Sometimes you read something so good it makes you feel inadequate as a writer. Whether it’s a really insightful article, an amazing piece of fiction or a new and original viewpoint on something that you would never have thought of yourself, there’s just something about the turn of phrase, the fluidity of the writing or the clarity of the argument that just makes you think, “I wish I could write like that”.
This is how I feel after reading Where the Crawdads Sing by Delia Owens. I can’t put my finger on exactly what it is that I loved so much about this novel. The subject matter is very much along the same vein as things I’ve read before; a statement on human nature, a look into the prejudices and mores that pervade a certain society, an observation on the interconnectedness between us and the natural environment, etc, etc. This book is all of those things, but it’s something more than that. It is beautifully descriptive and heartbreakingly human, even in the “happy” episodes.
I think heartbreaking is one of the key words that comes close to describing how I felt reading this. Kya, the main character, is so compelling and it’s her loneliness that drives the story. It’s an emotion that we’re all familiar with from time to time, but her total isolation, both physical and emotional is so tangible. It’s hard to describe in words unless you’ve read the novel (this is one of those “I wish I could write like Delia Owens” moments).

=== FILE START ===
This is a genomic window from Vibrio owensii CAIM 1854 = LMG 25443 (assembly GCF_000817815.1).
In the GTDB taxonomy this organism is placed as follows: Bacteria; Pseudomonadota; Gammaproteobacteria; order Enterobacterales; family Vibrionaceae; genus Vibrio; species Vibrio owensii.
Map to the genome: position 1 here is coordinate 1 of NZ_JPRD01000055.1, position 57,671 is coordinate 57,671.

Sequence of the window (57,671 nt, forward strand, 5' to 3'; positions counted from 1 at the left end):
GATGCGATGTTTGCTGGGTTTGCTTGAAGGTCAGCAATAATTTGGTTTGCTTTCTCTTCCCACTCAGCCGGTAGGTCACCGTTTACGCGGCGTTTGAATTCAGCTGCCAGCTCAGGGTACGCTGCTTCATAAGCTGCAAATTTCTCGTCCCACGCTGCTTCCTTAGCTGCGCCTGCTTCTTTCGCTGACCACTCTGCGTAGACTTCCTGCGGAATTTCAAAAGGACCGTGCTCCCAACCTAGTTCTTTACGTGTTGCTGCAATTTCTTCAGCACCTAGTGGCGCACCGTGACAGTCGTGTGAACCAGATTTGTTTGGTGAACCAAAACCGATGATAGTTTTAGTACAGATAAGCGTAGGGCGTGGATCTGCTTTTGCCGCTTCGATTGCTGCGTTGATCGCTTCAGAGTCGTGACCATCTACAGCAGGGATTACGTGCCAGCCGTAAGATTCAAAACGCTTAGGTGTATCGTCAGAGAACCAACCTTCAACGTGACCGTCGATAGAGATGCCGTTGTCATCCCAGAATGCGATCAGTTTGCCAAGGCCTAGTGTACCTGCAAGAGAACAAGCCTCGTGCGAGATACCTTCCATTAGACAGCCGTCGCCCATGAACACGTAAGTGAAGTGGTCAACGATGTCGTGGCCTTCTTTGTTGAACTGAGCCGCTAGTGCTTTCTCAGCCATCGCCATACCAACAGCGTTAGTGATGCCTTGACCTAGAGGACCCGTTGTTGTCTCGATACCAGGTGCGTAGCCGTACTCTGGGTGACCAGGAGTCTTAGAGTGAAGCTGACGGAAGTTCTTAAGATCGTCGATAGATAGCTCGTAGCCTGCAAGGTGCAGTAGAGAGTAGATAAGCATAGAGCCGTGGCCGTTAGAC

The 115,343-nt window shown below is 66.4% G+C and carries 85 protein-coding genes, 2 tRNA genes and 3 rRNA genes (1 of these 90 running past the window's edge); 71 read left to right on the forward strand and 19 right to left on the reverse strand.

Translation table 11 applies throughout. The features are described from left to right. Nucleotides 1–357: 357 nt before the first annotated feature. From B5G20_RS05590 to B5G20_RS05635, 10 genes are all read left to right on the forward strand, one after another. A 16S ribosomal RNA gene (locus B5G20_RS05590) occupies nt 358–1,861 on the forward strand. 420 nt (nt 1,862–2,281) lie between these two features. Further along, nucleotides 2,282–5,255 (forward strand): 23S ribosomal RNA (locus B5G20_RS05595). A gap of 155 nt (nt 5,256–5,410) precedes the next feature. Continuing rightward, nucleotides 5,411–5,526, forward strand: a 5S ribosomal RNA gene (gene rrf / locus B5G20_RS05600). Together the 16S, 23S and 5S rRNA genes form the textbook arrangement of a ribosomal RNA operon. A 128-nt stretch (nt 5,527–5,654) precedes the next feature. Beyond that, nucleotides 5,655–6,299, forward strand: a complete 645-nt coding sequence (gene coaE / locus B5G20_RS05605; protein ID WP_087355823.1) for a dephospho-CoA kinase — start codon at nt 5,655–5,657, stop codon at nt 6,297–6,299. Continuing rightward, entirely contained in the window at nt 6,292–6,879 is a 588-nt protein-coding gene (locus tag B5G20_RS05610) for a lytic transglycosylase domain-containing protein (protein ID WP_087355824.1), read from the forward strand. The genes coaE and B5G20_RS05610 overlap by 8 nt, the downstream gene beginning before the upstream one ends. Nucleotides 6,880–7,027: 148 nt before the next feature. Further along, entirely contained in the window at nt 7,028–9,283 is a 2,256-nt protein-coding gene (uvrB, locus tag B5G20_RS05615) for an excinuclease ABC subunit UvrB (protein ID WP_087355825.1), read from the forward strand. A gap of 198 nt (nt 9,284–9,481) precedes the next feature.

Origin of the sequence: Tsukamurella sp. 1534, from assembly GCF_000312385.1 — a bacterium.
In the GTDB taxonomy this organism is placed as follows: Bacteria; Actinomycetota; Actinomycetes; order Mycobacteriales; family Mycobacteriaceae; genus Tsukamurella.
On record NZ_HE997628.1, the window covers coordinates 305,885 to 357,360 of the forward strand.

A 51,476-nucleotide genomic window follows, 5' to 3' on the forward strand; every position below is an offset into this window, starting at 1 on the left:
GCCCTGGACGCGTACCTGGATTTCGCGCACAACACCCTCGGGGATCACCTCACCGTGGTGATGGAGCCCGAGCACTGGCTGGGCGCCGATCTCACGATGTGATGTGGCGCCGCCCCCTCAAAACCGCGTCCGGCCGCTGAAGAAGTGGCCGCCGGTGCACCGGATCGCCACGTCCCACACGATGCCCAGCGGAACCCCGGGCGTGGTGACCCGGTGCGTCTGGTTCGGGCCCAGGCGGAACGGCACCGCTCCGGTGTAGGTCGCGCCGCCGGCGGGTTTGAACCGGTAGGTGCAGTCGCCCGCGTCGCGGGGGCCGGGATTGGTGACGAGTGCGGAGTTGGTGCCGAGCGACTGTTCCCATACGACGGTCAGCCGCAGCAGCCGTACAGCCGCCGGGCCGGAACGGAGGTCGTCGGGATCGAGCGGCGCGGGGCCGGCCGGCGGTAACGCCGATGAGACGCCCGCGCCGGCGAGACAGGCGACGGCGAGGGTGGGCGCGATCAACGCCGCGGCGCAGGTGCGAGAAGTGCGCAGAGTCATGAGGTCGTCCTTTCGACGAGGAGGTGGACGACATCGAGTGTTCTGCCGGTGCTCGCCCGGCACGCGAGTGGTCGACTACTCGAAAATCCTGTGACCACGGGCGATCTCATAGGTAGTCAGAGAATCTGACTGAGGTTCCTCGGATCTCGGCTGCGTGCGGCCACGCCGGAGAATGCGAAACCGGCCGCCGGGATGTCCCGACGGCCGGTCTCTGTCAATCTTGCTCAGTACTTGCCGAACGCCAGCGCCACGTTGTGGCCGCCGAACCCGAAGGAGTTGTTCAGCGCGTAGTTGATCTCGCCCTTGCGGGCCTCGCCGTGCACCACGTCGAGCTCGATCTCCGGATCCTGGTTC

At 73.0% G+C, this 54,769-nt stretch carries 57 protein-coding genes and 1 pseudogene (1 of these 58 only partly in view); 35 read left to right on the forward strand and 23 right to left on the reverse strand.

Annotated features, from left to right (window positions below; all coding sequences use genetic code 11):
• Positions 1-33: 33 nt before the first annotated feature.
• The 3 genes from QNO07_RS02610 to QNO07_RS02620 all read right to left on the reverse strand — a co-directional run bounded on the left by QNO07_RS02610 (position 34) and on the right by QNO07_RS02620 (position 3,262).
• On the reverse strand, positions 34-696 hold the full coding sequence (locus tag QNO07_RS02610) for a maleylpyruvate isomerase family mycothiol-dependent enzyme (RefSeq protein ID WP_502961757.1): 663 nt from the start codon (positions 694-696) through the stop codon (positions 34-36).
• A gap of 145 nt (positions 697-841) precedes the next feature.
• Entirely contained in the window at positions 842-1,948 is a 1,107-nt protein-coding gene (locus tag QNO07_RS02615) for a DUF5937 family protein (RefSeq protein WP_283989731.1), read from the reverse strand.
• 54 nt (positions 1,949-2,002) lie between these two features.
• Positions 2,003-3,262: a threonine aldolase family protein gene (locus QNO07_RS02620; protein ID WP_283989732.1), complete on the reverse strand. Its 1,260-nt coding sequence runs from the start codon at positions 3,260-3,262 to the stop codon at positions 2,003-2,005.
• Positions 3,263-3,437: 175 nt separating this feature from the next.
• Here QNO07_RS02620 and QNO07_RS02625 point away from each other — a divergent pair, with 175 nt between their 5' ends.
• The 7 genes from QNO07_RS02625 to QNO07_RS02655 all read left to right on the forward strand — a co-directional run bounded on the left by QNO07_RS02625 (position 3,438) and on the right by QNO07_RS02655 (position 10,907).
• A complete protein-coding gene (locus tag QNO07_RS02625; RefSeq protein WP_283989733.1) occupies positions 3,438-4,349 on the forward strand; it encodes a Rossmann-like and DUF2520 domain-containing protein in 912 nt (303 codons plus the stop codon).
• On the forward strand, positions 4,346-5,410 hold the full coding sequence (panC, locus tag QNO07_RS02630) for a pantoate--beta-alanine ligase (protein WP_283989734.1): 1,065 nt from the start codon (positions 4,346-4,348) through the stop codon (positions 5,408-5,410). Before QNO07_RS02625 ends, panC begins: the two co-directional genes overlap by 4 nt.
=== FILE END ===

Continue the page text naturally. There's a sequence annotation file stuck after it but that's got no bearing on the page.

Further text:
But even in her loneliness, Kya is such a loving and benevolent presence (even when she’s not) and her relationship with the natural world is magical. She just wants to love and to be loved, and nature provides her this basic human need, even when the humans around her largely do not.
The depictions of the natural world itself are also magical, transporting you to a world that’s almost mystical and fairytale-esque in one sense, but scientific, factual and very real at the same time. This, I guess, is how Kya sees the world. A place of wonder but also a place of order. Somewhere that she can make sense of but can lose herself in. A real life Alice in Wonderland.
In case you didn’t get it by now, I loved this novel; it’s reminded me of why I love literature in the first place. In short, it’s beautiful and I think everyone should read it.